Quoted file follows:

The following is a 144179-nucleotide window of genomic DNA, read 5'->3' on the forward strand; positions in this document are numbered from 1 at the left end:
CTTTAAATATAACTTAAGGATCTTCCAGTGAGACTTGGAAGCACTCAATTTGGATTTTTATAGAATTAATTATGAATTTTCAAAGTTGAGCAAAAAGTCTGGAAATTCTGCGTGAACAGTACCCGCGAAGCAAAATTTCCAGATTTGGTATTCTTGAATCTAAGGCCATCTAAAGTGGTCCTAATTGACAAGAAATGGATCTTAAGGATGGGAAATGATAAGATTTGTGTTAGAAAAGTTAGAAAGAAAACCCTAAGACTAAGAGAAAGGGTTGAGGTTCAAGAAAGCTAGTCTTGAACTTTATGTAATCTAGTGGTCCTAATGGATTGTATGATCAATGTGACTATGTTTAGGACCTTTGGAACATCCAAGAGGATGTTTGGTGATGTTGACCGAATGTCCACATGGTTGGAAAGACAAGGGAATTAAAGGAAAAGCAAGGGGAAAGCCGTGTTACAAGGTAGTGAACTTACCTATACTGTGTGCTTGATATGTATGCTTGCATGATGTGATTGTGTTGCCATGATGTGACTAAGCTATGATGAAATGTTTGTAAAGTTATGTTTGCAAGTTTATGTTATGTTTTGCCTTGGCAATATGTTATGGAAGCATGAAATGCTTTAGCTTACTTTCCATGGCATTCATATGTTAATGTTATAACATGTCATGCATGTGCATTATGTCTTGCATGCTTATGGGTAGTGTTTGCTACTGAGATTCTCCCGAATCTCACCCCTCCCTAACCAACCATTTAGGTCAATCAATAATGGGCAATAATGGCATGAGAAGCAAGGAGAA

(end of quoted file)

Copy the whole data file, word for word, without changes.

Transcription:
The following is a 144179-nucleotide window of genomic DNA, read 5'->3' on the forward strand; positions in this document are numbered from 1 at the left end:
CTTTAAATATAACTTAAGGATCTTCCAGTGAGACTTGGAAGCACTCAATTTGGATTTTTATAGAATTAATTATGAATTTTCAAAGTTGAGCAAAAAGTCTGGAAATTCTGCGTGAACAGTACCCGCGAAGCAAAATTTCCAGATTTGGTATTCTTGAATCTAAGGCCATCTAAAGTGGTCCTAATTGACAAGAAATGGATCTTAAGGATGGGAAATGATAAGATTTGTGTTAGAAAAGTTAGAAAGAAAACCCTAAGACTAAGAGAAAGGGTTGAGGTTCAAGAAAGCTAGTCTTGAACTTTATGTAATCTAGTGGTCCTAATGGATTGTATGATCAATGTGACTATGTTTAGGACCTTTGGAACATCCAAGAGGATGTTTGGTGATGTTGACCGAATGTCCACATGGTTGGAAAGACAAGGGAATTAAAGGAAAAGCAAGGGGAAAGCCGTGTTACAAGGTAGTGAACTTACCTATACTGTGTGCTTGATATGTATGCTTGCATGATGTGATTGTGTTGCCATGATGTGACTAAGCTATGATGAAATGTTTGTAAAGTTATGTTTGCAAGTTTATGTTATGTTTTGCCTTGGCAATATGTTATGGAAGCATGAAATGCTTTAGCTTACTTTCCATGGCATTCATATGTTAATGTTATAACATGTCATGCATGTGCATTATGTCTTGCATGCTTATGGGTAGTGTTTGCTACTGAGATTCTCCCGAATCTCACCCCTCCCTAACCAACCATTTAGGTCAATCAATAATGGGCAATAATGGCATGAGAAGCAAGGAGAA